NEW YORK, Wednesday: Ogilvy is sticking with Asia-born talent for its top creative role, naming Ogilvy India chairman Piyush Pandey to take over as worldwide chief creative officer, replacing Tham Khai Meng who left the network abruptly in July.
The network announced it is promoting Piyush Pandey, who has accepted a brief to raise the quality of creativity across the Ogilvy network. He will retain his current responsibilities leading the Indian business, remaining based in Mumbai.
But from the New Year he will work in partnership with Ogilvy’s New York-based global chief executive John Seifert to oversee creative standards at the company.
Seifert said he had considered both internal and external candidates for the global creative role. “I wanted someone who would be a real partner to me and who would be true to the creative spirit of our founder David Ogilvy,” he said.
“It was very clear that Piyush was the right candidate for the role. He is deeply rooted in society and culture and the humanness of our world. He’s also someone who doesn’t look backwards, only forwards, and who is enthusiastic, excited and humble. He’s someone everyone can be inspired by.”
“Pandey’s appointment comes as Ogilvy prepares to unveil a 20-strong creative council, which will include 50% female creatives.”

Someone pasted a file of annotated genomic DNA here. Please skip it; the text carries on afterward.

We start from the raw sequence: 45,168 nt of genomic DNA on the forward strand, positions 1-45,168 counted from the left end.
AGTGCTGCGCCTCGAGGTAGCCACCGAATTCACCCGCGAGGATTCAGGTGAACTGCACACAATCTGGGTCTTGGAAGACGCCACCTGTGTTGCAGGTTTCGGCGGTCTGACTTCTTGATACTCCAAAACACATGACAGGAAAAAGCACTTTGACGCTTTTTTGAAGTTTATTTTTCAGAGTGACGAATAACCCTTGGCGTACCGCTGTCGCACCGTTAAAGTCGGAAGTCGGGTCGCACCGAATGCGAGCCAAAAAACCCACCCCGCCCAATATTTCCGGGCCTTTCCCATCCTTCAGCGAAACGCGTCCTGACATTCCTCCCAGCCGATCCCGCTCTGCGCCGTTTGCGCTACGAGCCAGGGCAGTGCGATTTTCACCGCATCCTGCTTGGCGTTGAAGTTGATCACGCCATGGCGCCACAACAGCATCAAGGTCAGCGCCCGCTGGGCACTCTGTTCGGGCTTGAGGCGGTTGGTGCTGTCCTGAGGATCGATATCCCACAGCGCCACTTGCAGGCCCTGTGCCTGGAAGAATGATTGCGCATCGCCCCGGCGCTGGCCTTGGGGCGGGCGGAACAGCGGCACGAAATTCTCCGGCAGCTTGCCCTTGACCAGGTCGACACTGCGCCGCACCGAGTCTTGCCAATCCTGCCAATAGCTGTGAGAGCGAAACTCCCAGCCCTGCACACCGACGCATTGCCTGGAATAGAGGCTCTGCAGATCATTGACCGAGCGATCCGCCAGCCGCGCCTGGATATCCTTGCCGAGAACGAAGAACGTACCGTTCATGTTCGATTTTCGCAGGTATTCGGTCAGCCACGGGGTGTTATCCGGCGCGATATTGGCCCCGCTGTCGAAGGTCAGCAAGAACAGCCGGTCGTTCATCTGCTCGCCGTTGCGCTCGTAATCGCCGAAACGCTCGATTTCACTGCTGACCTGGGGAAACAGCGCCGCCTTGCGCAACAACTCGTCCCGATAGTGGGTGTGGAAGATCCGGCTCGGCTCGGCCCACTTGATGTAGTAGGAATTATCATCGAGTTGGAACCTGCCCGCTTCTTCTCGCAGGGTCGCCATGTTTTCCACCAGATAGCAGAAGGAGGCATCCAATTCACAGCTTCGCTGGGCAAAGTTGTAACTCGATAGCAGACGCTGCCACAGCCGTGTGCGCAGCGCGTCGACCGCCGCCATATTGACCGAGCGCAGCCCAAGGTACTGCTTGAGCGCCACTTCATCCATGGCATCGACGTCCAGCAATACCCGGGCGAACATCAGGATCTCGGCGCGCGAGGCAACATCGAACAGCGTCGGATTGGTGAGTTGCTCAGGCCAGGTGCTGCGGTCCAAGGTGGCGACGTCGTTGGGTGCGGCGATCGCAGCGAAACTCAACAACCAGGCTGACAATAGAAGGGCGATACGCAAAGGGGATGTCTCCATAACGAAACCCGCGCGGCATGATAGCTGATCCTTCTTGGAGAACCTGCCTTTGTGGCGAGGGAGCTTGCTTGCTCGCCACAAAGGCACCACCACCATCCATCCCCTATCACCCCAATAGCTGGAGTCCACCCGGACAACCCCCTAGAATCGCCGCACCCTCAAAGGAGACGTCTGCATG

Seifert told Campaign Asia that his working partnership with Pandey would become a model for Ogilvy offices around the world, with the creative and business agendas coming fully together.
“To date we hadn’t really galvanised our network to ensure creativity is the lifeblood of everything we do,” Seifert said. “Piyush will now help me drive that.”
Pandey, who with his brother Prasoon was awarded the prestigious Lion of St Mark for outstanding contribution to creativity in communication at Cannes this summer, is a towering creative figure in his home country.
He was named the most influential man in Indian advertising for eight consecutive years by The Economic Times, and the Ad Club of Mumbai voted his commercial for Fevikwik the commercial of the century and his work for Cadbury the campaign of the century.
Pandey’s appointment comes as Ogilvy prepares to announce in January a new 20-strong creative council for the company, which will include 50% female creatives.
Seifert said he was determined to accelerate the diversity within the agency’s creative ranks, through external recruitment and accelerated internal talent development.
Meanwhile, Joe Sciarotta the CCO of Ogilvy US, has been appointed as deputy chief creative officer, worldwide, reporting to Pandey and Seifert.
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